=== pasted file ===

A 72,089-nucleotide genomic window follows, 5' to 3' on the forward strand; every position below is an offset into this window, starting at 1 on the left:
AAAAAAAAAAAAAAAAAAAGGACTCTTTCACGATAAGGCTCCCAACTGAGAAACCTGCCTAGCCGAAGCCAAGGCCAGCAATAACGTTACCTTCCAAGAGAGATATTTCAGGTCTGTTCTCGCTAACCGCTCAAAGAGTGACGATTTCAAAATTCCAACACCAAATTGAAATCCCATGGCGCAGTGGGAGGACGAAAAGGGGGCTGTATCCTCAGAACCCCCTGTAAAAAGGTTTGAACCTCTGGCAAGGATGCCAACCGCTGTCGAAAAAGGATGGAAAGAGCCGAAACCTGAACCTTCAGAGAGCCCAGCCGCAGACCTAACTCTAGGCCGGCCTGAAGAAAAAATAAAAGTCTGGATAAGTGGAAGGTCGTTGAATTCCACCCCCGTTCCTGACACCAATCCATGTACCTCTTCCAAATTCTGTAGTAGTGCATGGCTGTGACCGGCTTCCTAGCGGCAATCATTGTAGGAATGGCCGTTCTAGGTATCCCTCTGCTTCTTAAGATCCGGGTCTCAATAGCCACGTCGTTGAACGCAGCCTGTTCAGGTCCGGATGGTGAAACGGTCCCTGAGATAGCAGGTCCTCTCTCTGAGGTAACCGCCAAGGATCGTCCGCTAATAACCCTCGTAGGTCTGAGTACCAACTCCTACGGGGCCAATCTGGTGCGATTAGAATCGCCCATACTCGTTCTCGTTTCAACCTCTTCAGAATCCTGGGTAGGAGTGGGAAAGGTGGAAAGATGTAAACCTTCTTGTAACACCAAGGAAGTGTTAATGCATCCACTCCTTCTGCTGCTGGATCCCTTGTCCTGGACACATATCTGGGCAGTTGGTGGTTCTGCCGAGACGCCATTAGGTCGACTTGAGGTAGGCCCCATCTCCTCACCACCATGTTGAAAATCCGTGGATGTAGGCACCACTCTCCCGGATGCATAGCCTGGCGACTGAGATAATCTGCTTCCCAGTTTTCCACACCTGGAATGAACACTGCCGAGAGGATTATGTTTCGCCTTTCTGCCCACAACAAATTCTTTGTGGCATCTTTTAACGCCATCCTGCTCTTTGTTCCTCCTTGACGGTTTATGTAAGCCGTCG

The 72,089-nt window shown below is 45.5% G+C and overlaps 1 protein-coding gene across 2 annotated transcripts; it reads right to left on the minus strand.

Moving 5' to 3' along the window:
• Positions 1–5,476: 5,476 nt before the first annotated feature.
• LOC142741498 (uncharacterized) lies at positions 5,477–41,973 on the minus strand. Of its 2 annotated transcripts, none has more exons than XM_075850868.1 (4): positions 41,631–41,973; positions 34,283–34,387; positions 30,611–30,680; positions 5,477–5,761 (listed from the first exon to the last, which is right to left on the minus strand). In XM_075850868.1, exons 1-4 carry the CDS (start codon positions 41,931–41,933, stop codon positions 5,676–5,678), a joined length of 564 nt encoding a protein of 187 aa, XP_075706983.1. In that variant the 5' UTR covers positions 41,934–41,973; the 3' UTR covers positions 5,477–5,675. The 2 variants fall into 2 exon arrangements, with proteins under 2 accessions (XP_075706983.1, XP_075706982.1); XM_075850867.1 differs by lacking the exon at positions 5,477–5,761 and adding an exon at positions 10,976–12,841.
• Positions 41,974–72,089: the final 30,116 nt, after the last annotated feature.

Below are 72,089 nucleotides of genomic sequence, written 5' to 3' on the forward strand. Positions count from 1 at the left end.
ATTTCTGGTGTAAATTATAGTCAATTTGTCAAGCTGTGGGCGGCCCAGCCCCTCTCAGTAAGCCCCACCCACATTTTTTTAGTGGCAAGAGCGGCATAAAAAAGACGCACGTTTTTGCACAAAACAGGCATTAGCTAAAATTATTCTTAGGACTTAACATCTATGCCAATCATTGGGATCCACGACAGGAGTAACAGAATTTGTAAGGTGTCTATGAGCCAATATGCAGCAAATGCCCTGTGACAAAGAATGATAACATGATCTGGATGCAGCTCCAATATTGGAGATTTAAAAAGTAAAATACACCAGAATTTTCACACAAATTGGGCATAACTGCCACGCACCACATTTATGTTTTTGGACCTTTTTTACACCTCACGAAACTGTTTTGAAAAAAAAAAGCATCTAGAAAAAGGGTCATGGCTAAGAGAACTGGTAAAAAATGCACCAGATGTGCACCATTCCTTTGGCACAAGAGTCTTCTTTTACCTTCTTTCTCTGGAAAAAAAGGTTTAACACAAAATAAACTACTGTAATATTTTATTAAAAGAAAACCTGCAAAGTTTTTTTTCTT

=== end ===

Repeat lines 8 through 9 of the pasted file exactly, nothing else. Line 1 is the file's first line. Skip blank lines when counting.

Below are 72,089 nucleotides of genomic sequence, written 5' to 3' on the forward strand. Positions count from 1 at the left end.
ATTTCTGGTGTAAATTATAGTCAATTTGTCAAGCTGTGGGCGGCCCAGCCCCTCTCAGTAAGCCCCACCCACATTTTTTTAGTGGCAAGAGCGGCATAAAAAAGACGCACGTTTTTGCACAAAACAGGCATTAGCTAAAATTATTCTTAGGACTTAACATCTATGCCAATCATTGGGATCCACGACAGGAGTAACAGAATTTGTAAGGTGTCTATGAGCCAATATGCAGCAAATGCCCTGTGACAAAGAATGATAACATGATCTGGATGCAGCTCCAATATTGGAGATTTAAAAAGTAAAATACACCAGAATTTTCACACAAATTGGGCATAACTGCCACGCACCACATTTATGTTTTTGGACCTTTTTTACACCTCACGAAACTGTTTTGAAAAAAAAAAGCATCTAGAAAAAGGGTCATGGCTAAGAGAACTGGTAAAAAATGCACCAGATGTGCACCATTCCTTTGGCACAAGAGTCTTCTTTTACCTTCTTTCTCTGGAAAAAAAGGTTTAACACAAAATAAACTACTGTAATATTTTATTAAAAGAAAACCTGCAAAGTTTTTTTTCTT